Art friend, we often see the results of inspiration & creativity online, the darker flip-side seems to not be talked about so often. I’m hoping that sharing the following vulnerable musings will help you not feel so alone when sometimes the inspiration doesn’t come.

The way I approach making art comes from within, and at times it simply doesn’t come. Does that ever happen to you?

When I notice this happening, I feel several things:

  • Pressure. Why can’t I create? Why can’t I be consistent?
  • Guilt. Will people who expect to see my art be disappointed? What if I can’t deliver what I promised?
  • Fear. Will it ever come back? Am I just kidding myself thinking I’m an artist?

I start thinking that maybe I should approach art in the results focussed way. I’m a fairly competent painter; I could paint cute animals or watercolour landscapes or just do crafty things like bookbinding. I could just produce and focus on creating a massive output. But when I sit down to try I can’t. The heaviness comes tenfold, because on some level I know that I am avoiding something.

Recently I noticed something that I do, or maybe something I experience is a better way of putting it. When I’m in a creative period, I feel like I’ve cracked the code, I’ve unlocked something in myself, I’ll never have to worry again about not feeling creative! Then, sometimes gradually, sometimes suddenly, the feeling disappears and I’m in a creative dry spell. During the dry spell I feel like it will never change. I have run out of ideas, run out of motivation and this is it, the inspiration will never come back.

It’s curious to experience these extremes, especially when my memory tells me that I’ve been through both phases many times, so I can always trust that the current phase doesn’t last forever. It’s as if what I’m experiencing is the immutable Truth and no reasoning or logical thinking changes how I feel. As someone who has used logic to override feelings for the best part of my life, this is simultaneously frustrating and a marker of progress. I’m hoping it will change over time, where I might be able to experience both at the same time.

I wish for a future where I might be able to experience the feelings that I’m currently protecting myself from by not making art (because I do think this avoidance is borne out of self-protection). It also makes me wonder about when to let things rest and be soft to myself or when to push through and force myself to create. I don’t have a definitive answer for what is ‘the right thing’, but I do think ruminating on these questions is useful in and of itself.

Right now I’m trying to listen to little sparks of creativity. They don’t yet translate to actually making art again yet, but it’s little things like seeing someone’s painting and feeling inspired, or feeling excited to try something I’ve seen (a technique or colour combination) or a general feeling of “maybe I’d like to…”. Yesterday I all of a sudden felt that I might want to try an expressive self-portrait.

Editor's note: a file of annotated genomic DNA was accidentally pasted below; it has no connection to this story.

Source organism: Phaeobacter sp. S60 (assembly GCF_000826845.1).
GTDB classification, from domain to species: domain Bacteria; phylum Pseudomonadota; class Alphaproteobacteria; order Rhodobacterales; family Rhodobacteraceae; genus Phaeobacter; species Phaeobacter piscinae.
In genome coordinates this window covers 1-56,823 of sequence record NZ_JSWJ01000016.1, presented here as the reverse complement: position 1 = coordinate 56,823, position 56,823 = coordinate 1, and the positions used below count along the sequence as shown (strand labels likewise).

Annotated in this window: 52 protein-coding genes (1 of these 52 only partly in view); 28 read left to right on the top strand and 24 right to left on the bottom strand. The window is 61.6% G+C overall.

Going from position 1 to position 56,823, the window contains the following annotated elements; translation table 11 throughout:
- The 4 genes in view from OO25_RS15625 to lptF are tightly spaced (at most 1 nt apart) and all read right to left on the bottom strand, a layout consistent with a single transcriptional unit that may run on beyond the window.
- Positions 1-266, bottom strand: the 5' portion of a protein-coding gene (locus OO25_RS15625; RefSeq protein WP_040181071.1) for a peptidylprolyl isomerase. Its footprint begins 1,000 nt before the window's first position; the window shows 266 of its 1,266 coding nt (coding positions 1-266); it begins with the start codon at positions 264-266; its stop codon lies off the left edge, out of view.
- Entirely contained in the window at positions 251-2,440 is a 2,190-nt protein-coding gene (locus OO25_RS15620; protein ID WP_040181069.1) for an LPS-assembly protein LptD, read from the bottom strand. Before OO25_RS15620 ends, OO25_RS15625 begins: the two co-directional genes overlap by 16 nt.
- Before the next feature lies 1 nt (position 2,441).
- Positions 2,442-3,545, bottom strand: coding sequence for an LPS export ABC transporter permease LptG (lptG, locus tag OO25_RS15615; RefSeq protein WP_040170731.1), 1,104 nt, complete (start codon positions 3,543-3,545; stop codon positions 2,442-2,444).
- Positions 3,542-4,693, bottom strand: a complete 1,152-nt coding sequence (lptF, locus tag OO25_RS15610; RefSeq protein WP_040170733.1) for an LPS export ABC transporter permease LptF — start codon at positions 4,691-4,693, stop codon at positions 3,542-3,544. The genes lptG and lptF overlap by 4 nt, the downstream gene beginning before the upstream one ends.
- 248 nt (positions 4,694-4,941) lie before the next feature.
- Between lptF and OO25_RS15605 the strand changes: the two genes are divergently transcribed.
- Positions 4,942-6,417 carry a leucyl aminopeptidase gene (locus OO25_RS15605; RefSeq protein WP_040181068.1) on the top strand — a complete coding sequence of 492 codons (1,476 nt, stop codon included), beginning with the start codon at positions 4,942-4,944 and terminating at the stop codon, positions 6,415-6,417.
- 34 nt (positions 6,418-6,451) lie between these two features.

We’ll see. For now I am going to try to keep listening.

Dear art friend, if this sounds familiar to you, I hope you will be able to find within you a gentleness towards yourself. We’re in this together, figuring out this thing called life & creativity.

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Art & Craft Courses

Year-Long Online Art Retreat – Art Walk Alchemy 2019

In 2019 I’m super excited to be part of the team that will bring you Art Walk Alchemy! This course is a little bit different than you’re used to. There is a big range of different projects, styles and techniques that will be covered on the course. And everything will come under the theme of ‘Totems and Talismans’. Such a juicy and exciting topic!

Below you’ll find some sneak peeks of my lesson and project for Art Walk Alchemy. I had fun considering what my personal symbols are and in my lesson you will explore your own visual language and create a very personal art journal page full of symbolism.

Whenever I teach, my objective is not for you to make the same thing I made, but to give you the tools to create your own meaningful art.

I really hope you’ll join and I can’t wait to see what you create!

Lots of love, encouragement & tips included in my lesson

I’ll be teaching you all about how I create my colourful backgrounds so you can learn these techniques too.

Our final project will be an art journal spread that incorporates all the symbols that are important to you and speak to you. We’ll be setting our intentions for the new year through art. My lesson goes live at the start of January so you won’t have to wait long!

When you sign up for this course you will receive:

  • access to 24 professional artists. Each one will be available to answer questions and support your creativity during their lesson.